The Legislative Assembly has approved a motion declaring a State of Emergency for Public Calamity along Costa Rica’s southern border in response to the ongoing migrant crisis. The declaration passed with 43 votes from across party lines after being introduced by the Security and Drug Trafficking Commission.
According to commission president Gilberth Jimenez of the PLN, the situation in the Southern Zone has become dire. Thousands of migrants, mainly from Venezuela, are flooding across the border via Paso Canoas every day. This massive influx is causing major sanitation and health issues as people crowd into makeshift camps.
“It is really a crisis, not only national but international. What we are experiencing on the border has exceeded the country’s capacity to deal with it,” said Jimenez.
The decree urges the executive branch to take immediate action to address the escalating humanitarian emergency. This includes activating the Permanent Binational Commission with Panama to tackle border problems. It also requests that the Foreign Ministry seek international cooperation from organizations and partner governments.
Jimenez stated that between 2,000 to 3,000 migrants are entering through Paso Canoas daily, overwhelming local communities. He accused the government of inadequate response, leaving migrants without basic services or humanitarian aid.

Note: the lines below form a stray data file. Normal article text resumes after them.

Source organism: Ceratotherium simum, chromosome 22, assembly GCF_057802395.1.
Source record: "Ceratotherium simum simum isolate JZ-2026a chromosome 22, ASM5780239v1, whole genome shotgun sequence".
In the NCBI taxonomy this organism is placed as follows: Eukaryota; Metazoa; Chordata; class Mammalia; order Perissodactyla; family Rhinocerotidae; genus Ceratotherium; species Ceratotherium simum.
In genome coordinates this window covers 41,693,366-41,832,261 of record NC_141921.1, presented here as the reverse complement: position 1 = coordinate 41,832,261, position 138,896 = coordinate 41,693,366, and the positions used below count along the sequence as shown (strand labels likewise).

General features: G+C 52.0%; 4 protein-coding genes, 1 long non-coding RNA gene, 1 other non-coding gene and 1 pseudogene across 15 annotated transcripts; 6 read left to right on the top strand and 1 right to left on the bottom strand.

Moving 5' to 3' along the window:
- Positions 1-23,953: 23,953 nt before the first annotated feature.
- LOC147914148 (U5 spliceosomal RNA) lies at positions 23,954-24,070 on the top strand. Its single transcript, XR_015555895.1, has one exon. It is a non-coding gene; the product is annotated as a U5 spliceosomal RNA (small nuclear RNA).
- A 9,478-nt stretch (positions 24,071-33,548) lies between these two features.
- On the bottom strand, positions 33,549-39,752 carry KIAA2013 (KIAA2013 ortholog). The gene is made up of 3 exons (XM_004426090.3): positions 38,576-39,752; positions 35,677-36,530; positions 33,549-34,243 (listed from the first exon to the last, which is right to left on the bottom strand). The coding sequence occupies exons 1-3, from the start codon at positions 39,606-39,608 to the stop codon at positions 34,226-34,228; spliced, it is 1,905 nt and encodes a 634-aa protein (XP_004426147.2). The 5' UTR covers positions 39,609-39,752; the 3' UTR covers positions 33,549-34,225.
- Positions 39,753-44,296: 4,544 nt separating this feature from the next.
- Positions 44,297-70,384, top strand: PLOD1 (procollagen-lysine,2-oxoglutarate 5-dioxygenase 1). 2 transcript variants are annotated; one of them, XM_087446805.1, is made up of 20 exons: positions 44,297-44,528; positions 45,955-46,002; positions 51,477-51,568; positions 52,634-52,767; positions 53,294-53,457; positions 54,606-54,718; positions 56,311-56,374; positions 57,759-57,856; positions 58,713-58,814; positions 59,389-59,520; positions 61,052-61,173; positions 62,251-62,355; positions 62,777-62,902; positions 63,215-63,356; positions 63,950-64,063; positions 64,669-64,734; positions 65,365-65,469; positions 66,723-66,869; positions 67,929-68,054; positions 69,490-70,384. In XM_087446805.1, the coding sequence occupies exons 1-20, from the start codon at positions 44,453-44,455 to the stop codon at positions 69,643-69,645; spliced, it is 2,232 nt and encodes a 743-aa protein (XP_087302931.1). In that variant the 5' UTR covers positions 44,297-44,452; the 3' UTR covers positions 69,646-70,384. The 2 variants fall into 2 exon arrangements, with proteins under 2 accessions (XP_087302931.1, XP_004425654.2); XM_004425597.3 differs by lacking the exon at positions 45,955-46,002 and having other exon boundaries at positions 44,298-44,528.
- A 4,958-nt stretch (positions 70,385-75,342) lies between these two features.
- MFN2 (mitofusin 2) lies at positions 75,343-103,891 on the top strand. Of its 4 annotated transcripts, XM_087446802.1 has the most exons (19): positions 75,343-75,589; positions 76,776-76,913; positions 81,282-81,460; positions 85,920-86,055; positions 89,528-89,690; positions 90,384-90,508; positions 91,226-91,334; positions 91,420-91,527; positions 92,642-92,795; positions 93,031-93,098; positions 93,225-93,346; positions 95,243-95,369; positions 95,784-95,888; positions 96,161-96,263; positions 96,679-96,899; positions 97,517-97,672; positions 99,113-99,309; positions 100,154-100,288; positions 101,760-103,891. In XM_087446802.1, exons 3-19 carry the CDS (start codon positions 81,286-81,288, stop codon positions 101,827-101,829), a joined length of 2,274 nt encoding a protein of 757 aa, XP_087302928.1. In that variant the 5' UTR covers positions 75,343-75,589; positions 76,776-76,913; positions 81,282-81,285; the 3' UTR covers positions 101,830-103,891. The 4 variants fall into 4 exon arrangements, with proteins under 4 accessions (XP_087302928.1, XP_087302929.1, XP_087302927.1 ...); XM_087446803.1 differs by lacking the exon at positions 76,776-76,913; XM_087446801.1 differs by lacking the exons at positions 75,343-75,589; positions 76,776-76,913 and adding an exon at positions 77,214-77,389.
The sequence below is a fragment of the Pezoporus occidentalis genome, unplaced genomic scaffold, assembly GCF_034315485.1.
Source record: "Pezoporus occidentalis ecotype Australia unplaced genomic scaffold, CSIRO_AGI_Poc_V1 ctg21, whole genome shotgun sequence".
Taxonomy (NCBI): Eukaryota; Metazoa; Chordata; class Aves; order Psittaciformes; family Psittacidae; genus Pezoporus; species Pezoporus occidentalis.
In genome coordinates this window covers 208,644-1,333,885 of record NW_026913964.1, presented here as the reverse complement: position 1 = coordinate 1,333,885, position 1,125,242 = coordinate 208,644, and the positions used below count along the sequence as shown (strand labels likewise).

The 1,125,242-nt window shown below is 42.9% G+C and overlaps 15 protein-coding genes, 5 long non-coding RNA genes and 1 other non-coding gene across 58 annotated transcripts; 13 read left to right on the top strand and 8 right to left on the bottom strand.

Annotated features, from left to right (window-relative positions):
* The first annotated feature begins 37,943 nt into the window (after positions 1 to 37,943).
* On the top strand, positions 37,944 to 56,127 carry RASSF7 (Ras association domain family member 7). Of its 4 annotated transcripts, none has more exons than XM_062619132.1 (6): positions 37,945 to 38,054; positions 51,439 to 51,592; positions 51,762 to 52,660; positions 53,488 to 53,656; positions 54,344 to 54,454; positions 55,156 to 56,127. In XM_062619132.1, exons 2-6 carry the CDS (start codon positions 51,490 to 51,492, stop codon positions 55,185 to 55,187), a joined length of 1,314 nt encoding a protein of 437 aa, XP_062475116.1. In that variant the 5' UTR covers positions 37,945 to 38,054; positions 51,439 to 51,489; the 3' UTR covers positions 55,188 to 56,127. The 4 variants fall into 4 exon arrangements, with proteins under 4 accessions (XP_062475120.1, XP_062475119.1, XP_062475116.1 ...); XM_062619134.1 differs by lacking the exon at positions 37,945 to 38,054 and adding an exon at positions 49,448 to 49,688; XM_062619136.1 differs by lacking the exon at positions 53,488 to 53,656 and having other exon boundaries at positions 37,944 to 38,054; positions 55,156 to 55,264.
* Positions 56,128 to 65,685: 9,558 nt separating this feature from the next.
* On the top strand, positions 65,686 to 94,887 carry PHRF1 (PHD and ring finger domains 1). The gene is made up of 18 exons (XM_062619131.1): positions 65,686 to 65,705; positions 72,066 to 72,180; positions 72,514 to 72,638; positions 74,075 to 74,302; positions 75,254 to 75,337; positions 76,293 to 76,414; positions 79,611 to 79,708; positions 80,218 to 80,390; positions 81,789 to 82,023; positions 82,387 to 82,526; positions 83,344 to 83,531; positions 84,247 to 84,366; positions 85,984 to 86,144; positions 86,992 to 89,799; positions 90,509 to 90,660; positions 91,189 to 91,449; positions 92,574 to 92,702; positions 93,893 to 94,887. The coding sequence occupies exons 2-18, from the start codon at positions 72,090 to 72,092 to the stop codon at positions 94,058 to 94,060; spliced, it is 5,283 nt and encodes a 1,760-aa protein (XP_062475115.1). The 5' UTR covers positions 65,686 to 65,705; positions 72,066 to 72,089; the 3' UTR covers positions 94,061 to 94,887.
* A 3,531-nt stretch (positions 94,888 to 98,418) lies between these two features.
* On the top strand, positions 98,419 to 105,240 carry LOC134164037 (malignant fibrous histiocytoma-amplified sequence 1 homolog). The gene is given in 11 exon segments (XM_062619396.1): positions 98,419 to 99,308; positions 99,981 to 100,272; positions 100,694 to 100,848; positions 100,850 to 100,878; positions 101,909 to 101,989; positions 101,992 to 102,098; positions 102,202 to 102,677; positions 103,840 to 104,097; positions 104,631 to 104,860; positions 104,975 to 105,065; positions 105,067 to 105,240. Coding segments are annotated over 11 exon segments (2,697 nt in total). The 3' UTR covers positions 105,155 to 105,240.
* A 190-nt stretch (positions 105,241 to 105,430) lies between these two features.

“There are no services, no attention, no place where they can meet their basic needs; there are diseases that are being reported in the area,” Jimenez added.
The approved motion calls on relevant ministries to establish temporary migrant shelters with adequate food, sanitation, and medical care. It advises strengthening security and public health strategies in impacted zones.
While welcoming cooperation, Jimenez reiterated that managing the influx exceeds Costa Rica’s current capabilities. He argued that declaring a state of emergency would allow accessing special funds and resources to mitigate the crisis.
With migration in the region surging 867% since 2021, Costa Rica has straining to uphold its humanitarian commitments. But critics argue an emergency decree could lead to rights violations andruns counter to Costa Rica’s immigrant-friendly reputation.
Lawmakers hope the drastic measure highlights the need for comprehensive regional strategies rather than just shifting migrants across borders. As Jimenez concluded, “this is not just Costa Rica’s crisis, but an international crisis.”